Is Apple Missing A Huge Opportunity On Our Wrists?

I am the proud owner of an iPod Nano Touch which I’ve converted to a wristwatch. I converted it to a wristwatch (pictured above) using the LunaTik band, which is famous for having been the most successful Kickstarter project ever raising almost $1,000,000. That record stood until today.

Today a new company took the crown. Pebble. The minds behind Pebble have taken almost everything I wish my Nano would on my wrist, and made it a very amazing reality. And dare I say, almost as sexy as Apple.

Wanting to raise $100,000 to start product, Pebble has raised more than $6,500,000 with 23 days left to go until they end their fundraising. I was curious & did some digging. What I found were some interesting facts:

The real estate for your wrist is actually a pretty big market. There are over 200 domestic and import watch brands among which over 60 are import brands including Omega, Rado, Longines, Rolex, Tissot, Tudor, Enicar, Citizen. These are not small dollar purchases in many cases. In 2004, China alone exported $1.36 billion dollars worth of wrist watches.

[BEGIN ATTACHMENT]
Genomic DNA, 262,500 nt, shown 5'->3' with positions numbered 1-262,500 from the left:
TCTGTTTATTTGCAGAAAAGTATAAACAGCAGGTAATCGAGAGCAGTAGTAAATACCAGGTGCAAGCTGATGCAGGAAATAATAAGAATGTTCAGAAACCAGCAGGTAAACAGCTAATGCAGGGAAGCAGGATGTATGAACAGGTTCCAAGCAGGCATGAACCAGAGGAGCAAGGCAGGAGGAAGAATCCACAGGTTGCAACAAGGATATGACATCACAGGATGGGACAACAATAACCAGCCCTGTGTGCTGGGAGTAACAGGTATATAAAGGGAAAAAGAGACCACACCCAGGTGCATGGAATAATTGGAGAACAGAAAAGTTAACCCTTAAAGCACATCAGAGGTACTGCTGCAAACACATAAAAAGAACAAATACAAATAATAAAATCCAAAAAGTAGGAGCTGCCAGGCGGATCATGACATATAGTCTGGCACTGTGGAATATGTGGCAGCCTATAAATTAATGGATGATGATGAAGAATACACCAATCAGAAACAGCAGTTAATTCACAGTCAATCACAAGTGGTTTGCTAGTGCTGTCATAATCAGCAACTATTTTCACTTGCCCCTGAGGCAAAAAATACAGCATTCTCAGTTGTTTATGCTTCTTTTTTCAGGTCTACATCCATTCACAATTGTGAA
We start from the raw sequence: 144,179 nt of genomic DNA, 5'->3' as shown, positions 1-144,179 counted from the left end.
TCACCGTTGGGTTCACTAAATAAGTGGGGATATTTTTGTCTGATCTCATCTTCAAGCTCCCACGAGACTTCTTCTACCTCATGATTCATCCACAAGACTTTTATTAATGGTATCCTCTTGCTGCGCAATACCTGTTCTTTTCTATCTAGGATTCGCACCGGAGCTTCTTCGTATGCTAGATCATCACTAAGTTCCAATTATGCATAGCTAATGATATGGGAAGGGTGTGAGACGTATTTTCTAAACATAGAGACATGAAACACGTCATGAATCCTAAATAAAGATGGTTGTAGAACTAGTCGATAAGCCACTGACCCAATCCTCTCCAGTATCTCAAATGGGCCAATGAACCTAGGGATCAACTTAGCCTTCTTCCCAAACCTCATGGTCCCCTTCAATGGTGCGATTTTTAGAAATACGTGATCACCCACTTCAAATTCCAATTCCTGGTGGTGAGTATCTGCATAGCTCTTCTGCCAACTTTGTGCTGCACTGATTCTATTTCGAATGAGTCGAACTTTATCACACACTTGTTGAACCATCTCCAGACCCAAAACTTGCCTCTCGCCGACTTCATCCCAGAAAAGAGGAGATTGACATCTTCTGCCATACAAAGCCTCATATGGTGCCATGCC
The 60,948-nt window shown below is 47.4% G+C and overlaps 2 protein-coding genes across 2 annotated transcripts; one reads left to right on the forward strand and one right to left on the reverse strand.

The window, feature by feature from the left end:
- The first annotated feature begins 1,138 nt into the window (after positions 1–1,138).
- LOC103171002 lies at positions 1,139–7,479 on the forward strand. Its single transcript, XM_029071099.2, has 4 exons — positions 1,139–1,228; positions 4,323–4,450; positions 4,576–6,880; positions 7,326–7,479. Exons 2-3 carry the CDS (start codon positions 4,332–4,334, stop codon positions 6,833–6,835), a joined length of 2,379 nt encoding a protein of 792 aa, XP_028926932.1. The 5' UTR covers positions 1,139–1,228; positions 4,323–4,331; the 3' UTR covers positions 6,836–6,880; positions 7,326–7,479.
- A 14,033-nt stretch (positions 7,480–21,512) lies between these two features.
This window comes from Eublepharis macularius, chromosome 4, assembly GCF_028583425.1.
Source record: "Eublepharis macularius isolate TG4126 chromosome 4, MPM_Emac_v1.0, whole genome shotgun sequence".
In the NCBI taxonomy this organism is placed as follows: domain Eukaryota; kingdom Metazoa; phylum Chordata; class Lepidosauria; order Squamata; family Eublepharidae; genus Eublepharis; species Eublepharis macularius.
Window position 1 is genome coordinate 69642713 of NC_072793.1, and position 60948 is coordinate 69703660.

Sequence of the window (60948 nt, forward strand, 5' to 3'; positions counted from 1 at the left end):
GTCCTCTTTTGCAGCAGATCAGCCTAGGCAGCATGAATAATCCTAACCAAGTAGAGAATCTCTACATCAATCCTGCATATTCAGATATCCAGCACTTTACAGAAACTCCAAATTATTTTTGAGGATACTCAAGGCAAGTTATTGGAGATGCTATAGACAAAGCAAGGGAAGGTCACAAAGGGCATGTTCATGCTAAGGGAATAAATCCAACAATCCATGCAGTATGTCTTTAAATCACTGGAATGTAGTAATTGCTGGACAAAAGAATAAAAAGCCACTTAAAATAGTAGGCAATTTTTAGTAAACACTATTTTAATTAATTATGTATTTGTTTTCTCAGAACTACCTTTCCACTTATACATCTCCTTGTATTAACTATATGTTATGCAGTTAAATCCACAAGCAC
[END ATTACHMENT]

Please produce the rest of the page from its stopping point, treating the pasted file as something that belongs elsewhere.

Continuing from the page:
Water-resistant, with e-paper face. Pebble talks to my iPhone which operates as the “brain” for the watch. And get this, 7 days of battery life before I need to charge it. Unlike my current iPod watch, which I charge nightly while I sleep.

Oh, and more thing…Pebble has the ability to add apps.

I certainly hope you have an answer coming soon, Apple. Throw in a touch screen & button for Siri, and my wrist is yours forever. And since we’re at it, how about having it ready for Christmas? It’s what Steve would want. And probably a ton of other people too.

So stop standing around, you’ve got work to do. The clock is ticking. Where’s my iWatch?

Learn More at Kickstarter 

Disclosure: Long Apple in personal & client accounts    

2 thoughts on “Is Apple Missing A Huge Opportunity On Our Wrists?

  1. Eddie Braverman

    I saw this last week and it really has me scratching my head. I get that they’re using Kickstarter to fund a “design” project, and that’s how they’re getting around the securities regulations, but this is a real stretch. I mean, it’s clearly crowdfunding a start-up under the new JOBS Act. I love their ingenuity (from a finance standpoint and a tech standpoint), and if they get away with it more power to them, but this is really pushing the boundaries.

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